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Integration and Conflict Studies
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The Wheel of Autonomy
Rhetoric and Ethnicity in the Omo Valley
308 pages, 22 illus., bibliog., index
ISBN 978-1-78533-950-9 $140.00/£100.00 Hb Not Yet Published (August 2018)
eISBN 978-1-78533-951-6 eBook Not Yet Published
“This is a superb book, which regarding theories of culture, the epistemology of ethnographic research, and the evolution of our understanding of South Omo societies is path-breaking… The writing is fresh, clear and evocative.” • John G. Galaty, McGill University
How do the Kara, a small population residing on the eastern bank of the Omo River in southern Ethiopia, manage to be neither annexed nor exterminated by any of the larger groups that surround them? Through the theoretical lens of rhetoric, this book offers an interactionalist analysis of how the Kara negotiate ethnic and non-ethnic differences among themselves, the relations with their various neighbors, and eventually their integration in the Ethiopian state. The model of the “Wheel of Autonomy” captures the interplay of distinction, agency and autonomy that drives these dynamics and offers an innovative perspective on social relations.
Felix Girke is a social/cultural anthropologist and a post-doctoral researcher at the University of Konstanz, Germany. His publications include the edited volumes Ethiopian Images of Self and Other (UVHW, 2014) and The Rhetorical Emergence of Culture (Berghahn Books, 2011). He currently studies the politics of cultural heritage in Myanmar.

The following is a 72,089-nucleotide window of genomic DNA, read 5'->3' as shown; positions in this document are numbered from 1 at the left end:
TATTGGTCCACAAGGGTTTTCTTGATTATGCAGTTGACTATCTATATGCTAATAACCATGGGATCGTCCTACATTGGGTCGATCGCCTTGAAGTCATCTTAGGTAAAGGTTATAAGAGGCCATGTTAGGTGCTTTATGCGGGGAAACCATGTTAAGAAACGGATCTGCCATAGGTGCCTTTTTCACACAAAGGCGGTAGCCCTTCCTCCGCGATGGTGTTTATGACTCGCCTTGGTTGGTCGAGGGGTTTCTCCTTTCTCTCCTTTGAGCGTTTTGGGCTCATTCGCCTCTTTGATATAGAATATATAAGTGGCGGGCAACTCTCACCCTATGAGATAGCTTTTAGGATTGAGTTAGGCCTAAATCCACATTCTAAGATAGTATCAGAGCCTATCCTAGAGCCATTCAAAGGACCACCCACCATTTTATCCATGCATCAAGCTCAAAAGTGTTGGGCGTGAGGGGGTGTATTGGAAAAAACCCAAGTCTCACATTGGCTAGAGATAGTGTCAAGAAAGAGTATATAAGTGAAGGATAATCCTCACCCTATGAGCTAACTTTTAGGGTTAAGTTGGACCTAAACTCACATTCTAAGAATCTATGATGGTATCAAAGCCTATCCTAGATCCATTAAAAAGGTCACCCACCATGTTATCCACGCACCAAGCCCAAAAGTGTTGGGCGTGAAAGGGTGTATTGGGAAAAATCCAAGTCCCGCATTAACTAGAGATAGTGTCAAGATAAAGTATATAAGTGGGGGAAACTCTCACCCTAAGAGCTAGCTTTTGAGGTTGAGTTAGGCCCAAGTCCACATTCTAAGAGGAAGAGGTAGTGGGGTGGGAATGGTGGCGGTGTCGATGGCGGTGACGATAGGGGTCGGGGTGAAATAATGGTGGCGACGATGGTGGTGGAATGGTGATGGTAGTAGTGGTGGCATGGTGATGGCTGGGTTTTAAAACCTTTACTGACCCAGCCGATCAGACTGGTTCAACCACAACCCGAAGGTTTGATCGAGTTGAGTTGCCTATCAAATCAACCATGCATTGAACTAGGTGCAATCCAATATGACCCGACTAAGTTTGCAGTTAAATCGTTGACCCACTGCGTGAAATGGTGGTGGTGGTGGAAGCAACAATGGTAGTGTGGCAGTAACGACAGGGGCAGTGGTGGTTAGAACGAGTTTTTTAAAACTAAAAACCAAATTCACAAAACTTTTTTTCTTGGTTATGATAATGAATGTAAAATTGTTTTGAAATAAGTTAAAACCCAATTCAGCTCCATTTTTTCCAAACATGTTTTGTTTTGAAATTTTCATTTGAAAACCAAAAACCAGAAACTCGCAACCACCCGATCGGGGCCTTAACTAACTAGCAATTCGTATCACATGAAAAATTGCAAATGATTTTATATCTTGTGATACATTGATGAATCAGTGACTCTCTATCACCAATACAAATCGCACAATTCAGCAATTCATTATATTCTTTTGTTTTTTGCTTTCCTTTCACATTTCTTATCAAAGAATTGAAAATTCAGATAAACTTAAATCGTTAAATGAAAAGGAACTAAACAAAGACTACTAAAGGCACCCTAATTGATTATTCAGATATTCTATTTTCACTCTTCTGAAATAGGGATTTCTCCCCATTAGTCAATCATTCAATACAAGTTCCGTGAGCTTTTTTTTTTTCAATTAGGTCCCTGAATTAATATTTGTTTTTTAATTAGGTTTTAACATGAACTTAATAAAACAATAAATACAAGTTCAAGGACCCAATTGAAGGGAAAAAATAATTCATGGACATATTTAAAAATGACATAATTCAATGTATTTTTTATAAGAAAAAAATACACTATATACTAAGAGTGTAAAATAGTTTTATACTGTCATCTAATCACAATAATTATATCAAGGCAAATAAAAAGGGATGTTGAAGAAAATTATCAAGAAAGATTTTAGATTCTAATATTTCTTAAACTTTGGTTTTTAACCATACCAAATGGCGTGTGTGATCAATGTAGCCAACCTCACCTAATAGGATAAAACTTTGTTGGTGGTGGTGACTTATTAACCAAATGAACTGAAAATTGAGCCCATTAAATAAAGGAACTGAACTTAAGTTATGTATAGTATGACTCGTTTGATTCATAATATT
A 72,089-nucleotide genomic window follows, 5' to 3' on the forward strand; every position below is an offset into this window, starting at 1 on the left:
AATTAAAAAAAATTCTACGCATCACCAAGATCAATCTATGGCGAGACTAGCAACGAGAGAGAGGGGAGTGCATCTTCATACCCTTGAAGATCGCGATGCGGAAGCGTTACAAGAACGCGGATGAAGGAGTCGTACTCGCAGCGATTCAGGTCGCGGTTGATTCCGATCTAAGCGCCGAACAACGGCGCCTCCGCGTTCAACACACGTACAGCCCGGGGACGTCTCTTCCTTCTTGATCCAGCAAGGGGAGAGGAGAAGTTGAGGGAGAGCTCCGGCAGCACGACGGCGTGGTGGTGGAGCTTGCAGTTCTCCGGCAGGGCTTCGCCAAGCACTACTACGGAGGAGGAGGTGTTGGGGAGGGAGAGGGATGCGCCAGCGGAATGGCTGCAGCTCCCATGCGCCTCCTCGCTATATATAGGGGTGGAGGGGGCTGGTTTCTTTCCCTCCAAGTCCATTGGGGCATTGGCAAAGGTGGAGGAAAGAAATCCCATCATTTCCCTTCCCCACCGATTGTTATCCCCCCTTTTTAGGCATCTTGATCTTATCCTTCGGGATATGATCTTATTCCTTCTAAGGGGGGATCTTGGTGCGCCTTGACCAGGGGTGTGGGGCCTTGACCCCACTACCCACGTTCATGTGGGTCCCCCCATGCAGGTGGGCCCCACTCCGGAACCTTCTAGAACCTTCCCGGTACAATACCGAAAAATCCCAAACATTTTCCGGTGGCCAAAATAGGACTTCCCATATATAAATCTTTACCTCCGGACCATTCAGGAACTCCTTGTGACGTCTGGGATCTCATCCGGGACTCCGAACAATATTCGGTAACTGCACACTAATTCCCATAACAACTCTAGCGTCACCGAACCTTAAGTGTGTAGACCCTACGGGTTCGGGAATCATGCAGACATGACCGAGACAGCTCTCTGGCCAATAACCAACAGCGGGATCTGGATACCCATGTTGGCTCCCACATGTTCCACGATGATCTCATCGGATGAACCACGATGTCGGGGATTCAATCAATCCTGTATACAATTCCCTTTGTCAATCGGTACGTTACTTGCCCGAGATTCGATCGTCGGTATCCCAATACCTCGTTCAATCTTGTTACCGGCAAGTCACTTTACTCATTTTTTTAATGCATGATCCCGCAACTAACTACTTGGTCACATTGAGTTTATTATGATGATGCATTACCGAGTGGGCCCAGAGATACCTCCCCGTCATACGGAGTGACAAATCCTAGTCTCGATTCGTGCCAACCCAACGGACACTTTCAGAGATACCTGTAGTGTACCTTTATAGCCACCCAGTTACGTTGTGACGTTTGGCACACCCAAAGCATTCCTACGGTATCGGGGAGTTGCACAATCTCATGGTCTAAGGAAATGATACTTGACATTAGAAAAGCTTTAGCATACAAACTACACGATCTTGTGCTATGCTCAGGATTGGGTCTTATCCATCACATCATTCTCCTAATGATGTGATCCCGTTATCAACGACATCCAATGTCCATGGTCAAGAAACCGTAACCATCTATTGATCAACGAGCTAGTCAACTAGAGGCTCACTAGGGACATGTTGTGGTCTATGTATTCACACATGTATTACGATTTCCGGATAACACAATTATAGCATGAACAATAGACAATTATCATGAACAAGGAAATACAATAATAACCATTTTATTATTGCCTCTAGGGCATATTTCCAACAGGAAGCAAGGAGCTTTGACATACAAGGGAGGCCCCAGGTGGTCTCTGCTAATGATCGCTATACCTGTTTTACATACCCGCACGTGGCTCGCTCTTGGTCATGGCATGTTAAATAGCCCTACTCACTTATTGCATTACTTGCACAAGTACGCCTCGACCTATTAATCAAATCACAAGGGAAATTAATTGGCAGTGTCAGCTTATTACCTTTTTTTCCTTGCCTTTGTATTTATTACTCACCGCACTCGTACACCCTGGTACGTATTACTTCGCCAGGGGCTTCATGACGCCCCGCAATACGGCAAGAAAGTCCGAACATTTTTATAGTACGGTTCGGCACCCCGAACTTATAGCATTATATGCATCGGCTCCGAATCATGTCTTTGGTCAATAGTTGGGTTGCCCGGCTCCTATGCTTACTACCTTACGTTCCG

Subject: General Anthropology General Cultural Studies
Glossary of Non-English Terms
Introduction: How Do They Do It?
Chapter 1. A Rhetorical Approach to Groups and Ethnicity
Chapter 2. Categories of Being Kara
Chapter 3. Ethnicity within Kara: The Demotion of the Bogudo
Chapter 4. The Moguji: All That Is Not Kara
Chapter 5. The Schism and Other Predicaments of the Moguji
Chapter 6. The Regional Other in the Cultural Neighbourhood
Chapter 7. South Omo in Kara Terms
Chapter 8. The Cleverness of the Kara
Chapter 9. Seeing like a Tribe
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